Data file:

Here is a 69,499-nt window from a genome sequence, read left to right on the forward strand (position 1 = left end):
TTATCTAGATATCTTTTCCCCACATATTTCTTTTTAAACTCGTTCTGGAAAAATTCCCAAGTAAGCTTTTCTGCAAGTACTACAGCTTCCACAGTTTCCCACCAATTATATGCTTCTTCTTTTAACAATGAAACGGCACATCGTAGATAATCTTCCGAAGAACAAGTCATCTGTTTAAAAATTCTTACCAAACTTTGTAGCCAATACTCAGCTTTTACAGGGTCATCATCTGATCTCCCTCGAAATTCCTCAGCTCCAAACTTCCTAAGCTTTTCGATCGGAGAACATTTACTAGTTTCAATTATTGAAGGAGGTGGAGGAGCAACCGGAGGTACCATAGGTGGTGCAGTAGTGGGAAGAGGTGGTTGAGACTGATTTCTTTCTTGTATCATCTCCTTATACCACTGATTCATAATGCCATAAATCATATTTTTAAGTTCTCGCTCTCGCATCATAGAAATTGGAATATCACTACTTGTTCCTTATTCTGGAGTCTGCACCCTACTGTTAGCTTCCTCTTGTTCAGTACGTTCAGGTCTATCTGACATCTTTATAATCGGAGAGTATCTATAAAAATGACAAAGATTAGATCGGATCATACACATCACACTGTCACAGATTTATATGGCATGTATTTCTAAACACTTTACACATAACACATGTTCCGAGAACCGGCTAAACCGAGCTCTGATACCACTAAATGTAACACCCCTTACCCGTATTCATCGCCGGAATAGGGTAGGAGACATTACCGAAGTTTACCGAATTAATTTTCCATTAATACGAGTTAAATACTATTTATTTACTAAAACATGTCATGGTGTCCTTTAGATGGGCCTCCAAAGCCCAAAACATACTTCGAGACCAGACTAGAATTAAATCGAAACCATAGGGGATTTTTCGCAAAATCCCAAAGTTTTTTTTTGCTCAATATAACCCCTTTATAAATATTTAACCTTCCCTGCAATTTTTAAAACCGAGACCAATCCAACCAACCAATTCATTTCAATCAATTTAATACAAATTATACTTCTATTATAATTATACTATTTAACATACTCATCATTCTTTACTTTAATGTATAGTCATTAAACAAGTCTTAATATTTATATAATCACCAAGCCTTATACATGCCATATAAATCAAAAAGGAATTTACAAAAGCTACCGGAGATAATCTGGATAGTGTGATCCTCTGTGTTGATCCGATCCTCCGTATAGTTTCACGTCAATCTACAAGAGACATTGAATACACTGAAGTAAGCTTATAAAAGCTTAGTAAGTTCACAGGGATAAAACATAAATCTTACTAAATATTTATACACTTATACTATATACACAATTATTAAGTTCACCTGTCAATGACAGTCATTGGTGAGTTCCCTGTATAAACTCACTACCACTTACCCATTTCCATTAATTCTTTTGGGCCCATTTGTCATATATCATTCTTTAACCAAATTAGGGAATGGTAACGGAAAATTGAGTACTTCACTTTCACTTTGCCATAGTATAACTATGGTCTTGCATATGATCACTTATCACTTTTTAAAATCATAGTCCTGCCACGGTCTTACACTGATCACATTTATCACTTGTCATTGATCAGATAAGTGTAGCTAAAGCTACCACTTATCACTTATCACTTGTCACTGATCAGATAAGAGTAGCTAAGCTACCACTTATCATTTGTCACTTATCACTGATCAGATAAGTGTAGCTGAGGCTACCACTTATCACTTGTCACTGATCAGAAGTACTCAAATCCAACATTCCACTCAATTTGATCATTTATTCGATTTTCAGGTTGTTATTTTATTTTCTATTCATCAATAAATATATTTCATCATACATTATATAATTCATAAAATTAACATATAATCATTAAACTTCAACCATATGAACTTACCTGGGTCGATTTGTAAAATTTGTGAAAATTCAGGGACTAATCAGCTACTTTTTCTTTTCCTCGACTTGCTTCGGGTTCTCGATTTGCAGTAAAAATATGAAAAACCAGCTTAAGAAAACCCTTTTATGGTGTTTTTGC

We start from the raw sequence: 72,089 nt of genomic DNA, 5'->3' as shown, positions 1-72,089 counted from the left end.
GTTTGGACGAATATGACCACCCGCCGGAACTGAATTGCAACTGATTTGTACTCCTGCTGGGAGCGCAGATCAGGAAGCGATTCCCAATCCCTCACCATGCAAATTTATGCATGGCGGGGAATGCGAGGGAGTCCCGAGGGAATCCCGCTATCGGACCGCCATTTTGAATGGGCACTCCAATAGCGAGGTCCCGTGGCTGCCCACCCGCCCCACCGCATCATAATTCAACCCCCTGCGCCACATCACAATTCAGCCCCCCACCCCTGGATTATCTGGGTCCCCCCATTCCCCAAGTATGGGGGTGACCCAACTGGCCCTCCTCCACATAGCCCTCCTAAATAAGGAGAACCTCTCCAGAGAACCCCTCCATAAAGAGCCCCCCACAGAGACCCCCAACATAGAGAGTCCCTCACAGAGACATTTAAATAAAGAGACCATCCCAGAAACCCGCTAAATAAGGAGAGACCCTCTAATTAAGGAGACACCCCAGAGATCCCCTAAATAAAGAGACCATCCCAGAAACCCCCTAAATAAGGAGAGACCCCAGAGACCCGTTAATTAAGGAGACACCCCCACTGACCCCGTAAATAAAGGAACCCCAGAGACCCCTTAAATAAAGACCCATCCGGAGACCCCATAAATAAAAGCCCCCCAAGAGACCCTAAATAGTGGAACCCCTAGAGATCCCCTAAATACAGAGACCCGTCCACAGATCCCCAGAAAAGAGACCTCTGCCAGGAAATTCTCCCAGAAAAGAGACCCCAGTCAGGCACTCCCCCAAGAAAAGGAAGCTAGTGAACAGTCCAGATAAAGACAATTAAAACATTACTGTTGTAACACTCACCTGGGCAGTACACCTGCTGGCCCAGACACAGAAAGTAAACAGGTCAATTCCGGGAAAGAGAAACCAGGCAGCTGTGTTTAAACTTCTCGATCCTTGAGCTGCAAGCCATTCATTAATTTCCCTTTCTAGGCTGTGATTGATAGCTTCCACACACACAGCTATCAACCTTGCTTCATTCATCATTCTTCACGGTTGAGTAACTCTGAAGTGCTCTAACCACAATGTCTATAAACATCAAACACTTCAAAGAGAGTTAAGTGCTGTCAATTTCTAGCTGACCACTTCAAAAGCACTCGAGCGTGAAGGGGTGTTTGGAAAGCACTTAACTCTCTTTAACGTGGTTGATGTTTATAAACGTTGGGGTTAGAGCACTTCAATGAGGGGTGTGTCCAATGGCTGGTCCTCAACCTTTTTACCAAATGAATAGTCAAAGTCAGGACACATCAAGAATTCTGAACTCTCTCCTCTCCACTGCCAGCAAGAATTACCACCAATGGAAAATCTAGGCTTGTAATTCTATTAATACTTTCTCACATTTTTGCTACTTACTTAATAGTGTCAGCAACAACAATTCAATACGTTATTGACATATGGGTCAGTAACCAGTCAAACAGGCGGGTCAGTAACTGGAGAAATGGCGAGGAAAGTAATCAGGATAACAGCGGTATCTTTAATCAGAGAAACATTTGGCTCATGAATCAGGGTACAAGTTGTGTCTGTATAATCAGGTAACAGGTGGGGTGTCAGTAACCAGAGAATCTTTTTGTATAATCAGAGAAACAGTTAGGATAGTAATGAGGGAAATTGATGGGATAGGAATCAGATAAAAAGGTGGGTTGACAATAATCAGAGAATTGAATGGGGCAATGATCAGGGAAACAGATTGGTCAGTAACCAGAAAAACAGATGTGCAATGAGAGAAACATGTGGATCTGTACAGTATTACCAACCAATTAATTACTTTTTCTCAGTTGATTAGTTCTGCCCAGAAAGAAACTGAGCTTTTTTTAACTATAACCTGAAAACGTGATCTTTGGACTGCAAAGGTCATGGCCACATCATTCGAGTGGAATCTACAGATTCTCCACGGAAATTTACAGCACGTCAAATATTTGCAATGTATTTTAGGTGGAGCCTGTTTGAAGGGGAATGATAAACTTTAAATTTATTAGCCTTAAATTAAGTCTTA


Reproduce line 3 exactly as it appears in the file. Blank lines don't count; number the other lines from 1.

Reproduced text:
We start from the raw sequence: 72,089 nt of genomic DNA, 5'->3' as shown, positions 1-72,089 counted from the left end.